Sperm donors

Sperm donor

Sperm donor clinics offer lesbian couples and single women the opportunity to become pregnant.

Women who want to have children may go through a fertility process called ‘insemination’, where sperm is inserted into a woman’s uterus in attempts to create a pregnancy. Artificial insemination is a popular way for lesbians to get pregnant and normally costs between £500 and £1,000. A woman can use sperm from a known donor or from a sperm bank.

Insemination has proven popular since the 1970s and online websites are designed to provide women with information on how to have a baby. Whether you are single or in a relationship, you can parent a child without discrimination.

The first step of the insemination process is being given the opportunity to select from a number of donors in your area, allowing you to choose your preferences eg. ethnic origin, height, hair and eye colour etc. This is followed by a number of urine, blood and sperm tests, and then finalised by organising the insemination at a licensed fertility clinic.

Pros of Sperm Banks:

  • They require donors to give up any parental rights. There is no danger of the donor seeking custody or visitation of your child.
  • The child, upon turning 18, will have the legal right to apply to the Human Fertilisation and Embryology Authority for the identity of the father.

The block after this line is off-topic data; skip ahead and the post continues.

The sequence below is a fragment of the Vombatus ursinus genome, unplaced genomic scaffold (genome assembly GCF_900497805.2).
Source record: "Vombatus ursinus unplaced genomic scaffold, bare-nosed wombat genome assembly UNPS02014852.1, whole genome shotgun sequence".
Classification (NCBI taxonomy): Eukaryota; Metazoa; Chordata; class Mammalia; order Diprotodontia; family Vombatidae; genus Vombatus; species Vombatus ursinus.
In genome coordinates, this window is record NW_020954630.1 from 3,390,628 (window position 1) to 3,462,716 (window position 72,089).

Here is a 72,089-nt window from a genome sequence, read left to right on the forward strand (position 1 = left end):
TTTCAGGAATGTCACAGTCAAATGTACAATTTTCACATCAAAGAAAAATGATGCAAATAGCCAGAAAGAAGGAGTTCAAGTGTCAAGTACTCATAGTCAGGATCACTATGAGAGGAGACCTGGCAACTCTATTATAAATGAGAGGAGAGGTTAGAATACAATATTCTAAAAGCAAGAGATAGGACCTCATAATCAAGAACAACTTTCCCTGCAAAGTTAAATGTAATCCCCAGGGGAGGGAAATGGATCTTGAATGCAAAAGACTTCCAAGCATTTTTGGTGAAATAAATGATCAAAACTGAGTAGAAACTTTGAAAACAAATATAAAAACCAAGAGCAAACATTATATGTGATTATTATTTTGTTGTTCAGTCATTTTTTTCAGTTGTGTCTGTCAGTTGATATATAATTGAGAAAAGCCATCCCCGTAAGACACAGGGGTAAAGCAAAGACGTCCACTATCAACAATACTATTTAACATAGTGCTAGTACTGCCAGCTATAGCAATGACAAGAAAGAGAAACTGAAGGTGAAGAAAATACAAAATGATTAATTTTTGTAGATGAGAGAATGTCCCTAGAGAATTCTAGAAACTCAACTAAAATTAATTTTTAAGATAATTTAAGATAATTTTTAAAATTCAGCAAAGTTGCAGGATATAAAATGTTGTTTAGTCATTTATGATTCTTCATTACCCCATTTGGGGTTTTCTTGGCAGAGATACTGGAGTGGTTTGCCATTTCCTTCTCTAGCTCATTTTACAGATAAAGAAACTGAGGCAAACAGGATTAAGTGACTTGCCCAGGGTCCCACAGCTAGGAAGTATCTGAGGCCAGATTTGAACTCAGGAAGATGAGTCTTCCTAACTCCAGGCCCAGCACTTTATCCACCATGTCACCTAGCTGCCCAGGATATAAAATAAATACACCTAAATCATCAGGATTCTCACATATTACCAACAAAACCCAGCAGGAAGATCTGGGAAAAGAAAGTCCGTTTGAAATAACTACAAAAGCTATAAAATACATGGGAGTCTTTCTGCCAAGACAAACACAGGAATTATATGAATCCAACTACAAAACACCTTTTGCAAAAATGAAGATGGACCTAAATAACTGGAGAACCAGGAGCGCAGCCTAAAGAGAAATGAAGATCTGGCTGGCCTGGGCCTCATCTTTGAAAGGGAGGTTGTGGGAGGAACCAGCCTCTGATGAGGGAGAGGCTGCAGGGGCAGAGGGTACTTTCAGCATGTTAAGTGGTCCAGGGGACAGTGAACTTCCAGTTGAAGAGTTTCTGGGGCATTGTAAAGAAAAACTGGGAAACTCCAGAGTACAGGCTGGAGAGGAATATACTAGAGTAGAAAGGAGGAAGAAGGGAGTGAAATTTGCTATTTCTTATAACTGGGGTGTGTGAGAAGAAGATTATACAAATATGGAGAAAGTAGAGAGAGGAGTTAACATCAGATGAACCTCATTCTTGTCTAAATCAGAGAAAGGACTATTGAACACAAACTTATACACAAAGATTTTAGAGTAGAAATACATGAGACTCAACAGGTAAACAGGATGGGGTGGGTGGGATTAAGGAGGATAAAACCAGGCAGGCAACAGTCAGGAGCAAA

• They test semen for diseases and collect health and genetic information from donors.

Cons of Sperm Banks:

  • They can be expensive and most insurance plans do not cover the cost.
  • Although you can choose certain characteristics of the donor, you will never meet him, so his personality will remain unknown.
  • They freeze the semen. This makes it less vigorous, so it may take longer to get pregnant.

Home Insemination

Some women choose to get pregnant using a known donor. This can be a close friend or sometimes a relative. Regardless of how well you think you know the donor, it is advisable to set out a parenting agreement to clarify things like money, living arrangements, schooling, holidays etc. Though the agreement won’t be legally binding, and a court will always rule in favour of the child’s best interests, it can be useful in the event of a dispute.

Pros of Known Donors:

  • You know who he is: his family history, physical and mental health, characteristics and personality.
  • He might be open to being involved in the child’s life.
  • You don’t have to pay for the sperm, although you may have to pay a doctor for the insemination.
  • However, depending on the method of insemination, using a known donor carries risks as well.

If the insemination is carried out at a licensed fertility clinic, you can minimise the donor’s legal claim to parenting rights. Firstly, he would have to enter into an agreement explicitly stating that the treatment is not a joint undertaking. You would then need to receive the treatment under legal guidance, so that you do not undermine this agreement. Finally, he mustn’t be named on the birth certificate.

If you choose to inseminate at home, there are further risks.

Cons of Home Insemination:

  • He is the legal father (even, in fact, if the donor was ‘anonymous’) and may sue for visitation or custody of the child.
  • There is a risk of HIV and other sexually transmitted diseases.
  • The donor may choose to stay involved in the child’s life, causing dispute (If your partner adopts the child, the father ceases to have legal responsibility).
  • Once the insemination process is complete, it’s only a matter of time before you find out whether you have become successfully pregnant.